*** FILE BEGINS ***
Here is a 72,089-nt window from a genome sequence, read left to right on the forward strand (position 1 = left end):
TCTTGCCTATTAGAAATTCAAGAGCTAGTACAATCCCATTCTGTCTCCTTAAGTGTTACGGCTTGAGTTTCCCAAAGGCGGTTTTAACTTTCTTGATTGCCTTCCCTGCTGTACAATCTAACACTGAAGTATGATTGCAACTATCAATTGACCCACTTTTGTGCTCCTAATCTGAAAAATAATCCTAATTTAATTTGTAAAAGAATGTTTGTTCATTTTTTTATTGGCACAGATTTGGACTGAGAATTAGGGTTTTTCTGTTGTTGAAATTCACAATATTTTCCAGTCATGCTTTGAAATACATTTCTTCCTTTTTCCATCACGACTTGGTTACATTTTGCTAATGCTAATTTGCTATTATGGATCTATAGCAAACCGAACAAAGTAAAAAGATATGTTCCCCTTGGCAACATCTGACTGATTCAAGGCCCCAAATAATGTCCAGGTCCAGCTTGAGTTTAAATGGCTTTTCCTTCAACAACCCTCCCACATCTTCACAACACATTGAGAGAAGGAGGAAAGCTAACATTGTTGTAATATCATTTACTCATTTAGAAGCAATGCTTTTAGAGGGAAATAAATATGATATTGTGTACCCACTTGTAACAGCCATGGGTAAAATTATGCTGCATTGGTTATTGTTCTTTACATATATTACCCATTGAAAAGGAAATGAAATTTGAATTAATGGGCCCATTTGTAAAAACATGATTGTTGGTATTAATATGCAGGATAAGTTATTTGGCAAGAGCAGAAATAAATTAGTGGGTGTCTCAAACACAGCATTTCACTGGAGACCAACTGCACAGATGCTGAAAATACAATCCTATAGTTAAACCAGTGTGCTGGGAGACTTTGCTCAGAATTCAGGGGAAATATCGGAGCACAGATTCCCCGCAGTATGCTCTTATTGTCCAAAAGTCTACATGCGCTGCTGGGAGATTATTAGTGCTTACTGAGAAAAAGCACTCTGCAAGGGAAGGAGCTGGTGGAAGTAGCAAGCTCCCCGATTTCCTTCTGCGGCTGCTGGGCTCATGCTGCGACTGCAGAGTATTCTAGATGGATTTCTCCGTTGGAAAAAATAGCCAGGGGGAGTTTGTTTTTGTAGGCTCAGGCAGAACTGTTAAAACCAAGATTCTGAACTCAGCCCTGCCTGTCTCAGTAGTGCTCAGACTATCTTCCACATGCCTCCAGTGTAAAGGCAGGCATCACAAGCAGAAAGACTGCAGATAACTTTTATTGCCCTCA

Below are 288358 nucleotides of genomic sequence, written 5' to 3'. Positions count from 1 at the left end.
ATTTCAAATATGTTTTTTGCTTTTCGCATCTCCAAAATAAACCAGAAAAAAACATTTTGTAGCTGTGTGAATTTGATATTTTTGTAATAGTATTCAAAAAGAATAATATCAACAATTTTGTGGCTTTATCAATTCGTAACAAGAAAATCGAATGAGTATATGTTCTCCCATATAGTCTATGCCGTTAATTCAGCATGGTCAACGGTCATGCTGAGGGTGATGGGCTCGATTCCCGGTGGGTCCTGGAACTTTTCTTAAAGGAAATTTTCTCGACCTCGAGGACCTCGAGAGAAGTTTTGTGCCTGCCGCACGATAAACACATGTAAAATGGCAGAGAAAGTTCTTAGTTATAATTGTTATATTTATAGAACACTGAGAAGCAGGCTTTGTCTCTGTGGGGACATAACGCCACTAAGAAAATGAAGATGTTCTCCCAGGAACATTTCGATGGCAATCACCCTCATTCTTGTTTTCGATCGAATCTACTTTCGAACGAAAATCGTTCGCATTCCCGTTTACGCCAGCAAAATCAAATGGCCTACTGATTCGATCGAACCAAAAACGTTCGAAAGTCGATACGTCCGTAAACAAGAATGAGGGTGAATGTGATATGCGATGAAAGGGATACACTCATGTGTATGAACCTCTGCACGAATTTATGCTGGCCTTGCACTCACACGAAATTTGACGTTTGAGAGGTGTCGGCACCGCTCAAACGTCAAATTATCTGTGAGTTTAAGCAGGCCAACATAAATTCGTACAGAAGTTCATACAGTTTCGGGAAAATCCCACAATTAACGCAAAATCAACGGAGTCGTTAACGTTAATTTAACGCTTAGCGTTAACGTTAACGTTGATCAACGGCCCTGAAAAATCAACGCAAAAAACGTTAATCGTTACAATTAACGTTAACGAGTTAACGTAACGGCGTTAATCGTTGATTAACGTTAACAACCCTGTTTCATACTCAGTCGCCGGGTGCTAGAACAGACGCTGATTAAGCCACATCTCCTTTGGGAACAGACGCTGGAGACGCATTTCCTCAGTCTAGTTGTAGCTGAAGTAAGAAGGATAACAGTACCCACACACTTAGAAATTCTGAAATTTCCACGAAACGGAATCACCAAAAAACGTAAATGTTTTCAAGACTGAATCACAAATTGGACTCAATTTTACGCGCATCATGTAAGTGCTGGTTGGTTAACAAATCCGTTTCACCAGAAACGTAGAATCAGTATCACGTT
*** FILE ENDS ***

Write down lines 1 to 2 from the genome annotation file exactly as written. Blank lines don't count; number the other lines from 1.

Here is a 72,089-nt window from a genome sequence, read left to right on the forward strand (position 1 = left end):
TCTTGCCTATTAGAAATTCAAGAGCTAGTACAATCCCATTCTGTCTCCTTAAGTGTTACGGCTTGAGTTTCCCAAAGGCGGTTTTAACTTTCTTGATTGCCTTCCCTGCTGTACAATCTAACACTGAAGTATGATTGCAACTATCAATTGACCCACTTTTGTGCTCCTAATCTGAAAAATAATCCTAATTTAATTTGTAAAAGAATGTTTGTTCATTTTTTTATTGGCACAGATTTGGACTGAGAATTAGGGTTTTTCTGTTGTTGAAATTCACAATATTTTCCAGTCATGCTTTGAAATACATTTCTTCCTTTTTCCATCACGACTTGGTTACATTTTGCTAATGCTAATTTGCTATTATGGATCTATAGCAAACCGAACAAAGTAAAAAGATATGTTCCCCTTGGCAACATCTGACTGATTCAAGGCCCCAAATAATGTCCAGGTCCAGCTTGAGTTTAAATGGCTTTTCCTTCAACAACCCTCCCACATCTTCACAACACATTGAGAGAAGGAGGAAAGCTAACATTGTTGTAATATCATTTACTCATTTAGAAGCAATGCTTTTAGAGGGAAATAAATATGATATTGTGTACCCACTTGTAACAGCCATGGGTAAAATTATGCTGCATTGGTTATTGTTCTTTACATATATTACCCATTGAAAAGGAAATGAAATTTGAATTAATGGGCCCATTTGTAAAAACATGATTGTTGGTATTAATATGCAGGATAAGTTATTTGGCAAGAGCAGAAATAAATTAGTGGGTGTCTCAAACACAGCATTTCACTGGAGACCAACTGCACAGATGCTGAAAATACAATCCTATAGTTAAACCAGTGTGCTGGGAGACTTTGCTCAGAATTCAGGGGAAATATCGGAGCACAGATTCCCCGCAGTATGCTCTTATTGTCCAAAAGTCTACATGCGCTGCTGGGAGATTATTAGTGCTTACTGAGAAAAAGCACTCTGCAAGGGAAGGAGCTGGTGGAAGTAGCAAGCTCCCCGATTTCCTTCTGCGGCTGCTGGGCTCATGCTGCGACTGCAGAGTATTCTAGATGGATTTCTCCGTTGGAAAAAATAGCCAGGGGGAGTTTGTTTTTGTAGGCTCAGGCAGAACTGTTAAAACCAAGATTCTGAACTCAGCCCTGCCTGTCTCAGTAGTGCTCAGACTATCTTCCACATGCCTCCAGTGTAAAGGCAGGCATCACAAGCAGAAAGACTGCAGATAACTTTTATTGCCCTCA